The Unanimous

Workshop at the Stanley Milner Library

In Workshop on March 29, 2009 at 1:57 pm

After an extended hiatus, Tonguebath returns to the realm of sound. Last weekend we conducted a poetry workshop alongside spoken word guru Mike Gravel. The group, led by Alexis Kienlen, was an astute bunch of teens willing to get weird with their voices, even in such a normally quiet environment as the library.

Jeff and I begun with a performance of Underature, but spent most of the hour letting the kids muck around with some of the possibilities of vocalization. One of the most interesting things we did was get them to “Read the Senses”, which was an experiment in synesthetic translation. We set out a grab-bag of interesting objects (a deflated, black balloon, a wood bowl, a pipe, a small unidentified mammal’s skull, a one-year-old Chicken Mcnugget, scented oils and spices, etc) and asked everyone to translate these objects into sound. Sadly, or luckily, no one attempted to translate the Mcnugget, but the varied results achieved through the other objects were suprising and wonderful.

All-in-all, it was a great ol’ time and we are looking forward to more opportunities to conduct such workshops.

Preparing for the workshop also got us stoked about sound again, and we hope to ride this momentum as we work on a few new pieces.

Together again for the first time

In Reading on October 16, 2008 at 4:52 pm
glenN & Jeff at the Underdog

glenN & Jeff at the Underdog

The blog helps (thanks for this wordpress). What began many months ago as two individuals with a shared interest in sound poetry, and all that entails, has culminated in this—a babbling gruesome twosome become a protolinguistic aural singularity with all its inchoate concommitants. Tonguebath.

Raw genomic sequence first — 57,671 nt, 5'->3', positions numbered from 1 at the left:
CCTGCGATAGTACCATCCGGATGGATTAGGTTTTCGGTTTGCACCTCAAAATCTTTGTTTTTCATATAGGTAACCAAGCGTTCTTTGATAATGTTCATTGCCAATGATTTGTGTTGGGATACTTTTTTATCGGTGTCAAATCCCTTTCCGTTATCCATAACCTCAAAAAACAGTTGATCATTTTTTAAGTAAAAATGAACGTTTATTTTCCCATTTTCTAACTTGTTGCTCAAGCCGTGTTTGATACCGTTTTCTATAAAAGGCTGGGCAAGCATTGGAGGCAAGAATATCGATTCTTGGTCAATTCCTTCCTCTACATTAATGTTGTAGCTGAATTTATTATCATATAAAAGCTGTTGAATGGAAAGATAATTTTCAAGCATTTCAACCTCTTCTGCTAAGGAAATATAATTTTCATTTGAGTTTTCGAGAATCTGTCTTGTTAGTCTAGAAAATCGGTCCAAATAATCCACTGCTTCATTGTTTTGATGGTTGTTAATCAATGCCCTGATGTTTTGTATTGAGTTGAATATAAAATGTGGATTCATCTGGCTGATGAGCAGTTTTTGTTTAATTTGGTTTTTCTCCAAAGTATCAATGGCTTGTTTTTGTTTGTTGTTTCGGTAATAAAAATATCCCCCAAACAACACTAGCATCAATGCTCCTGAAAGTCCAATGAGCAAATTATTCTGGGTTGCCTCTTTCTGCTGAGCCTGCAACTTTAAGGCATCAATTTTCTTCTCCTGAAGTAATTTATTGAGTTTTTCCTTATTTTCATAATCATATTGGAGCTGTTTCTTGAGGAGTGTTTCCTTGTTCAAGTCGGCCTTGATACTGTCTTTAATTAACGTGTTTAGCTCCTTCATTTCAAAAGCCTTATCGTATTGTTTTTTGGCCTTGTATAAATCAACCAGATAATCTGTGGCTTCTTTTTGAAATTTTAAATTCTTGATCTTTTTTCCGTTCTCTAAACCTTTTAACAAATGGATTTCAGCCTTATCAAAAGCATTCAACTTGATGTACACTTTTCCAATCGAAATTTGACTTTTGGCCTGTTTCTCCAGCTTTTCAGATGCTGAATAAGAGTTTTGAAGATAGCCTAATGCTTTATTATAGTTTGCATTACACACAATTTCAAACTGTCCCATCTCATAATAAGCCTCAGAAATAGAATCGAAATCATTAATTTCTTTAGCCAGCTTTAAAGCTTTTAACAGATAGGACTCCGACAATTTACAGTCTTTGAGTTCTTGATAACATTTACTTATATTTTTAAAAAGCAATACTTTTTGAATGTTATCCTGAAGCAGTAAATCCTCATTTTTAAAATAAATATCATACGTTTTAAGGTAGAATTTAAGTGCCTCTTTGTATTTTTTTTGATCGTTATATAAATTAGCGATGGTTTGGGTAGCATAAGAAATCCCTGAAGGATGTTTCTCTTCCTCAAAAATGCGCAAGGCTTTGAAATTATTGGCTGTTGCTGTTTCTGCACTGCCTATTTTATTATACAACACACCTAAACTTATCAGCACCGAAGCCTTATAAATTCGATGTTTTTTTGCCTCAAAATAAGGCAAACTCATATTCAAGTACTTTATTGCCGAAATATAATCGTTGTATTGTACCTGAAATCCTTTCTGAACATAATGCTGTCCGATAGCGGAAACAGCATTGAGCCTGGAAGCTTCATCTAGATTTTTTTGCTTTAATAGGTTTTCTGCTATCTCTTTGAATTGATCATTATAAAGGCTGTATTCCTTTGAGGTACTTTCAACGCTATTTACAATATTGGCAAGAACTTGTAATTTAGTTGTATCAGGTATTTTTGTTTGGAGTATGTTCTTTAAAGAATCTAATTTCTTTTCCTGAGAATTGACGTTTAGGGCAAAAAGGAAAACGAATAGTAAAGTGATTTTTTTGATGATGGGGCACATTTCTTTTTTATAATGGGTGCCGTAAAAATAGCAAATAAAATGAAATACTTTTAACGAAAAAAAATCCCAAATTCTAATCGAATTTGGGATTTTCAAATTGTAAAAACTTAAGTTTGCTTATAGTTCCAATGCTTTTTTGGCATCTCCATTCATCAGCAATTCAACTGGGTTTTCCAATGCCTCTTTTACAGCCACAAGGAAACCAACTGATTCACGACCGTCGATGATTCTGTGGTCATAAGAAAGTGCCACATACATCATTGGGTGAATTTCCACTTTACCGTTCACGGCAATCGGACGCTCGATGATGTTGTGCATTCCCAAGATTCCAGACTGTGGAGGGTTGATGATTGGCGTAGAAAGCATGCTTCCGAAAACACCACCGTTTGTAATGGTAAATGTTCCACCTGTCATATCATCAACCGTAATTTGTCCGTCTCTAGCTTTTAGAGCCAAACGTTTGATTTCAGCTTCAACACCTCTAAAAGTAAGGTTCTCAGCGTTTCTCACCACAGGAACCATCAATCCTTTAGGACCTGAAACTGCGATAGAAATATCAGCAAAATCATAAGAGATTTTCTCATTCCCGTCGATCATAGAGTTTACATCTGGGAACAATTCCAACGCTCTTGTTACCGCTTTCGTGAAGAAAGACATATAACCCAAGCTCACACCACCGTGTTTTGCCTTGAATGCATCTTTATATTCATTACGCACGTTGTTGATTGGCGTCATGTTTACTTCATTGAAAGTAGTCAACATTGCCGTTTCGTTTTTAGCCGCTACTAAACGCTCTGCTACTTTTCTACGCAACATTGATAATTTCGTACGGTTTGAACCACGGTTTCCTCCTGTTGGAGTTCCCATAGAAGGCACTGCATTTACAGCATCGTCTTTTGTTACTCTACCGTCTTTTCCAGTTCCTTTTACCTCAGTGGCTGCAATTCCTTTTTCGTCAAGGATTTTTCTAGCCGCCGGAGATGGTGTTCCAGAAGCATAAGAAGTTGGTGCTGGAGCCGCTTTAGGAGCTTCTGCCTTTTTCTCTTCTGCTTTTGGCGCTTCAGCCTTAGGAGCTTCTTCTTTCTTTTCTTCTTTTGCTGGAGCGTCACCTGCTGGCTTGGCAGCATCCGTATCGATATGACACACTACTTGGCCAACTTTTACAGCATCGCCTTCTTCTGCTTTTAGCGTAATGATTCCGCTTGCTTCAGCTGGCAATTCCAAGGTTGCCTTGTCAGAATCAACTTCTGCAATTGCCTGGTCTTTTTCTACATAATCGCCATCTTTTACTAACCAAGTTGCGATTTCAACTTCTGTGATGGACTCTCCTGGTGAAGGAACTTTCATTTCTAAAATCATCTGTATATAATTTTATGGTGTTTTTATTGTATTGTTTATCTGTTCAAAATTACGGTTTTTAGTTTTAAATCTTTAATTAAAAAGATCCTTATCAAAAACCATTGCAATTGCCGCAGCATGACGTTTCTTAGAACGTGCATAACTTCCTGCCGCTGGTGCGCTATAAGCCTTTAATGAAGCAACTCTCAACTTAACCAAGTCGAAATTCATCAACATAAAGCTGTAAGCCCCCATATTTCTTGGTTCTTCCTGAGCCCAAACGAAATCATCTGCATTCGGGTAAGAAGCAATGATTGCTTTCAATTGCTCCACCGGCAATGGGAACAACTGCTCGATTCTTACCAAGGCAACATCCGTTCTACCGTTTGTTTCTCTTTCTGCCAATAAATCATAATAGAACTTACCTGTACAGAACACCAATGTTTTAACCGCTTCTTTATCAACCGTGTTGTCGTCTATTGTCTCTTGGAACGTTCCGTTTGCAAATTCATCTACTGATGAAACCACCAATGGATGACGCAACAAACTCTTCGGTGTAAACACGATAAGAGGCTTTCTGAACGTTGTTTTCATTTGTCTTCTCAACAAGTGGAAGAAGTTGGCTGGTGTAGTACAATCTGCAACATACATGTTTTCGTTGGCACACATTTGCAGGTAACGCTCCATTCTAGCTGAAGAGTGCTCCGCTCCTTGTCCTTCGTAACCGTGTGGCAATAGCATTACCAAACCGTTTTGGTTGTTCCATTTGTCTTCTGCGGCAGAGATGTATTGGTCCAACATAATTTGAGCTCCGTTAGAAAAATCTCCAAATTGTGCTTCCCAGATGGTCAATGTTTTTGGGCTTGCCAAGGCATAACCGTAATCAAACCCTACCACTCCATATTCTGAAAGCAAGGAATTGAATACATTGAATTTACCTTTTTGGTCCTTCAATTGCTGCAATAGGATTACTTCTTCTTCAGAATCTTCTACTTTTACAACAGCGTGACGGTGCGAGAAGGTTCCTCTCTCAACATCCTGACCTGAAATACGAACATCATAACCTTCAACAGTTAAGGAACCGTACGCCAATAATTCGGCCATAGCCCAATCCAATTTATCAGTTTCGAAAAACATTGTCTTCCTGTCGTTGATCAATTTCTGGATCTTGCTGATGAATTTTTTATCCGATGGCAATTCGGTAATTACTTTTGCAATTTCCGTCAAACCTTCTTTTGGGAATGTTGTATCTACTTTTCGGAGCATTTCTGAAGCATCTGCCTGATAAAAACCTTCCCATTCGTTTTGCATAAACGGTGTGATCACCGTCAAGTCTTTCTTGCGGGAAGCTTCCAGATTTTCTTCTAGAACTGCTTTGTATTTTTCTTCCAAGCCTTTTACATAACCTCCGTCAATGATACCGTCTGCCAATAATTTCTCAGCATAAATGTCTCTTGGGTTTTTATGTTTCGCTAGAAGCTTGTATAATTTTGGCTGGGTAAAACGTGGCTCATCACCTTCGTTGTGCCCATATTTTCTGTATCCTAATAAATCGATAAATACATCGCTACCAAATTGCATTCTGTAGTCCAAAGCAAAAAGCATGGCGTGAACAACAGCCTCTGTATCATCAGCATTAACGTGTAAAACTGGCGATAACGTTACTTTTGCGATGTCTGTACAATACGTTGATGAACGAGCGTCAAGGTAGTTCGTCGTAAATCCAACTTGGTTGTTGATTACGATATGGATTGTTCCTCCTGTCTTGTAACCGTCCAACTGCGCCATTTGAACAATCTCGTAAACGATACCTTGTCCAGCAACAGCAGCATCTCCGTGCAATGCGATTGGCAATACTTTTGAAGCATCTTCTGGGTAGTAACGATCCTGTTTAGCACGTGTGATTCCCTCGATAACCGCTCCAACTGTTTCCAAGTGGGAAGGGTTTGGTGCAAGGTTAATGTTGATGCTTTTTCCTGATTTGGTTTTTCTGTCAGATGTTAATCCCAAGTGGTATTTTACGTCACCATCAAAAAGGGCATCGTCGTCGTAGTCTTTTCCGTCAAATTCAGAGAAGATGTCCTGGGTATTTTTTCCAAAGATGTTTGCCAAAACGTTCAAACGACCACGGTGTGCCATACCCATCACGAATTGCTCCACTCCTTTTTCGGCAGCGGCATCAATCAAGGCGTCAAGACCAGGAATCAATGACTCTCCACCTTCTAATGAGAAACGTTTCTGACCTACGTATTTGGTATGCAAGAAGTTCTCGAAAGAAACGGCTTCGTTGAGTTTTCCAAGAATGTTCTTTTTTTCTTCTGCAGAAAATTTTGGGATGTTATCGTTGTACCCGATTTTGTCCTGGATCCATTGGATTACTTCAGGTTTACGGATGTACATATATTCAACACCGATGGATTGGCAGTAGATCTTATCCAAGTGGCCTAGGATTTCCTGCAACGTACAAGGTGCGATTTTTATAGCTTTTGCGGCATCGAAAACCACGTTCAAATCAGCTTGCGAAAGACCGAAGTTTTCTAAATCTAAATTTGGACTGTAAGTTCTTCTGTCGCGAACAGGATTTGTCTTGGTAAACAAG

An opportunity to perform together at the 2008 Edmonton Poetry Festival led to further opportunities. Trisia Eddy, mastermind behind the Factory (West) Reading Series, invited us to perform last night in the basement of the Black Dog amid poets Marita Dachsel, Alice Major, and Jennica Harper, who came to Edmonton to launch her new book. An odd fit—the honeyed calm of Marita’s lyrics churned up by a duo of growling-screaming-hissing tonguebathers, leaving a heaving, sediment-thick chop for Alice to wade into and pacify once more. By the time Jennica stepped up to the mic to let us in on What It Feels Like for a Girl the froth and murk was an indolent metaphor blanketing the Underdog floor.

The response nonetheless was heartening. Even the incidentals who slipped in for only a beer were astonished by what they’d heard. We don’t need this kind of encouragement, but it does make the extra toil seem extra worthwhile. It makes launching a blog a temptation, to showcase some of what we’ve been up to. Sound poetry ain’t exactly pop music. It would be a terrific help to use this organ to connect with we precious few strewn around the world…share our developments & experiements with, invite criticism from, open dialogues amongst sympathetic others.

Easy peasy, etc.